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Marty666

Physics question

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Hi, I''m now busy writing the physics in my engine. I have a type that contains all the info for a physics object: model location forces on all 3 axes moments on all 3 axes speed for all 3 axes rotational speed for all 3 axes my question: Should the rotational speed be in an object coordinate system instead of the worlds coordinate system? I used my lighter (use whatever object, this one was the nearest i could find and throw with) to try this, but it''s hard to really get to know how it works. This is the setup of my little experiment: - Give a big swing to the lighter so it rotates around the z axis with a great speed. - Swing it softly again around de x axis. Now my lighter should keep turning fast around it''s own z axis and keep turning slow around it''s own x axis, no matter what orientation in the world, right? Hope it''s clear what I mean, this is hard to explain. Marty.

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The rotational speeds are scalar though right? They apply to whatever axes you want them to. It sounds to me like what you want is the model''s coordinate system, not the world''s.

What about frictional coefficient? Elastic coefficient?

Regards,
Jeff

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the rotational speeds are indeed scalars, for every axe one, so actually it's a vector projected onto all the axes. That also goes for the (directional) speed, moments, forces...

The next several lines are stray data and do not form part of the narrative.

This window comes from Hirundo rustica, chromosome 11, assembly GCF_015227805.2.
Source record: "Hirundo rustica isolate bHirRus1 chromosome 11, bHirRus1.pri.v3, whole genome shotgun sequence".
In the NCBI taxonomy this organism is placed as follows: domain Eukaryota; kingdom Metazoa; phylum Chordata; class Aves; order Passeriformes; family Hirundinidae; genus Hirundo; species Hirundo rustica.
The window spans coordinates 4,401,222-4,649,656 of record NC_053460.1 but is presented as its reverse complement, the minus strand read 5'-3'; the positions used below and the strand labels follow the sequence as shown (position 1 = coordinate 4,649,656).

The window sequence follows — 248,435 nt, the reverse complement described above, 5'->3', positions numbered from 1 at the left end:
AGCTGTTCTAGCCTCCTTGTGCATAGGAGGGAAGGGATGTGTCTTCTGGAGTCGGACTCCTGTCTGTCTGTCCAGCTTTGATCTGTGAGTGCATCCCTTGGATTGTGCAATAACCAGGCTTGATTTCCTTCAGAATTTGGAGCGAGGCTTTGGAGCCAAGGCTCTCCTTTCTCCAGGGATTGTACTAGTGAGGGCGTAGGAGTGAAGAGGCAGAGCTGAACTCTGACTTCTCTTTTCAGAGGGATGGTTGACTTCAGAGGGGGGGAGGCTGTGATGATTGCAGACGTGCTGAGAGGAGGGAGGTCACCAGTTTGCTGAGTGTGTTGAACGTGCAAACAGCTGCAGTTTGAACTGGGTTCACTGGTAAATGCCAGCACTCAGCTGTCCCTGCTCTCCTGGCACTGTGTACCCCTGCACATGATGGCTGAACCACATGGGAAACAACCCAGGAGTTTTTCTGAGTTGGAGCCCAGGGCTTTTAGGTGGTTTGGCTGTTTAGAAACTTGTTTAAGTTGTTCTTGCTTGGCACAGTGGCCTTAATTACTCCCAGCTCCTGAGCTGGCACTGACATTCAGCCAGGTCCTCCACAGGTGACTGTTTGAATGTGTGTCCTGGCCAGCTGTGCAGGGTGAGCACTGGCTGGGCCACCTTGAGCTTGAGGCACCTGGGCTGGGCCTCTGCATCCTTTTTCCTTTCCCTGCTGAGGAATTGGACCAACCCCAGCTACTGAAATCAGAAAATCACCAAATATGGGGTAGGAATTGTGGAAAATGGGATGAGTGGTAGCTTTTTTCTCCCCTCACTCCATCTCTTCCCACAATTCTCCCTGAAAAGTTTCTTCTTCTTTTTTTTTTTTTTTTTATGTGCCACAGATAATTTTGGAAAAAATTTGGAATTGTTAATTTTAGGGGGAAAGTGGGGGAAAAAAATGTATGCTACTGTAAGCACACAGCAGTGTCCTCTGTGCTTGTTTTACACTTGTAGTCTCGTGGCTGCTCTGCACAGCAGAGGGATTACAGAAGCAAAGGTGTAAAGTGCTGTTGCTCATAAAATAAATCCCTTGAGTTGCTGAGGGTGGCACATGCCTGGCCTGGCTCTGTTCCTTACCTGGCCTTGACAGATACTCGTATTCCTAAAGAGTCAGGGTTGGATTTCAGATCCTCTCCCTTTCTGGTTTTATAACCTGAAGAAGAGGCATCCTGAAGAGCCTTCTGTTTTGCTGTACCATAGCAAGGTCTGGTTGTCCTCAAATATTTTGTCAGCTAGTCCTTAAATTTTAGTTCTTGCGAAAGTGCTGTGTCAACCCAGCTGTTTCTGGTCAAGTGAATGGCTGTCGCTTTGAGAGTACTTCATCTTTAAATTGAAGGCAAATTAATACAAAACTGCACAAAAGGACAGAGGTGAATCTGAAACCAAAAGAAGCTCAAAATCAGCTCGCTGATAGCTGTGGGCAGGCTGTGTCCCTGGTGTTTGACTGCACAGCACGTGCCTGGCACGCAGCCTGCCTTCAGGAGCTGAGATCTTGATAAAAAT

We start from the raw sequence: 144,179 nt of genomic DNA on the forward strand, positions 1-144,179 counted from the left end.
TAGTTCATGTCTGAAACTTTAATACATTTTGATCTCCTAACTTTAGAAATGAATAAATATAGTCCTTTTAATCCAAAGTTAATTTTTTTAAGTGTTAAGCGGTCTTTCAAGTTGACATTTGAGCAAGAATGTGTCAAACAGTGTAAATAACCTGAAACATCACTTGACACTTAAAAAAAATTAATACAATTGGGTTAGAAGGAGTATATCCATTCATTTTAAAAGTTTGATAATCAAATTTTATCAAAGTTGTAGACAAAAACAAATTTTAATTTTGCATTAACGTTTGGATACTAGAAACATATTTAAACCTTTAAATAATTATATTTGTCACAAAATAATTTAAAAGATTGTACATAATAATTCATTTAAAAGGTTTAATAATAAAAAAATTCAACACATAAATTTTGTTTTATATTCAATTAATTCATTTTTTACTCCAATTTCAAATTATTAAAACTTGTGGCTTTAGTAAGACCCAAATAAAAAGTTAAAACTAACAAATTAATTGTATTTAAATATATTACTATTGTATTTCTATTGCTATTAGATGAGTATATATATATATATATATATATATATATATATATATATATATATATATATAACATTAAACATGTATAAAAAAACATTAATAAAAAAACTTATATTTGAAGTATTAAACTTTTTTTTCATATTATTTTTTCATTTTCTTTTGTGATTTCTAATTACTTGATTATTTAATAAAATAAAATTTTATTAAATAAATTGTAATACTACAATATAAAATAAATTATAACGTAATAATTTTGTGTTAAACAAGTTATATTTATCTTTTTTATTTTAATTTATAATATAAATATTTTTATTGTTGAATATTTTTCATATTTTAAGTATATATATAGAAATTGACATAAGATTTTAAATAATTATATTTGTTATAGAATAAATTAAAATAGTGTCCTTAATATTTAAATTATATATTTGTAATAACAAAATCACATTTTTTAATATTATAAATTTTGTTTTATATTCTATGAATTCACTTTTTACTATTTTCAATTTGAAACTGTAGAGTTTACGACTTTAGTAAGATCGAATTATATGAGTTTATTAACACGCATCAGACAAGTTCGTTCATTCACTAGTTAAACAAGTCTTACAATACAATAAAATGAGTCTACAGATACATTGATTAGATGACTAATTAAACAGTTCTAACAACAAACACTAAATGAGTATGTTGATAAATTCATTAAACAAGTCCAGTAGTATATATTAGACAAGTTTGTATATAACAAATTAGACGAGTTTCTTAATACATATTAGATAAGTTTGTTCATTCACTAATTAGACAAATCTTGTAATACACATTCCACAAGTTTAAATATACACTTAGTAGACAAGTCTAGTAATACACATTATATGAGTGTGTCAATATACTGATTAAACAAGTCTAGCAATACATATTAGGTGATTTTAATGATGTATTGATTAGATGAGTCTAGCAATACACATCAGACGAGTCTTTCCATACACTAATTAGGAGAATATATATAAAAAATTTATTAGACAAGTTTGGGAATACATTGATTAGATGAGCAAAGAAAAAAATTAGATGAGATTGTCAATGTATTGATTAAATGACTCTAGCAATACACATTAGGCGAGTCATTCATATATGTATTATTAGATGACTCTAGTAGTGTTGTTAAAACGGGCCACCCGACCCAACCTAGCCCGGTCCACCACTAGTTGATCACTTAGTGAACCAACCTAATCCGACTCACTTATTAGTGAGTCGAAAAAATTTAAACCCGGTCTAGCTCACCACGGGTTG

What I don't want to rotate around the objects axes, but:

To know if the rotational speed of an object should be in the worlds system of axes or in its own system of axes.

Then I'll choose how to rotate

Marty

[edited by - Marty666 on March 31, 2003 2:07:20 PM]

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You should be thinking here in terms of torque. Initially, you angular momentum is along the Z axis (world). By giving it a "push" to make is swing around the X axis (ie, applying an impulsive torque) you are "pushing" the axis of rotation (angular momentum) from the Z axis (world) towards the X axis (world). So you result is a rotation axis somewhere between Z and X. You then need to accumulate these rotations in a matrix (or quarternions to avoid accmulating error) to get you object matrix.

Thinking about rotations can hurt your head - you can''t simply break it into components and do "a little about x" followed by "a little about z" or anything like that.

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Thanx, this is what I meant with the rotations being in de objects coordinate system. I''ll use that.
I was planning to use quaternions, so I''ve been studying them a bit. I get the methods used and how it works (I have a subject on linear algebra on the university), but what does it have to do with complex numers?

Marty

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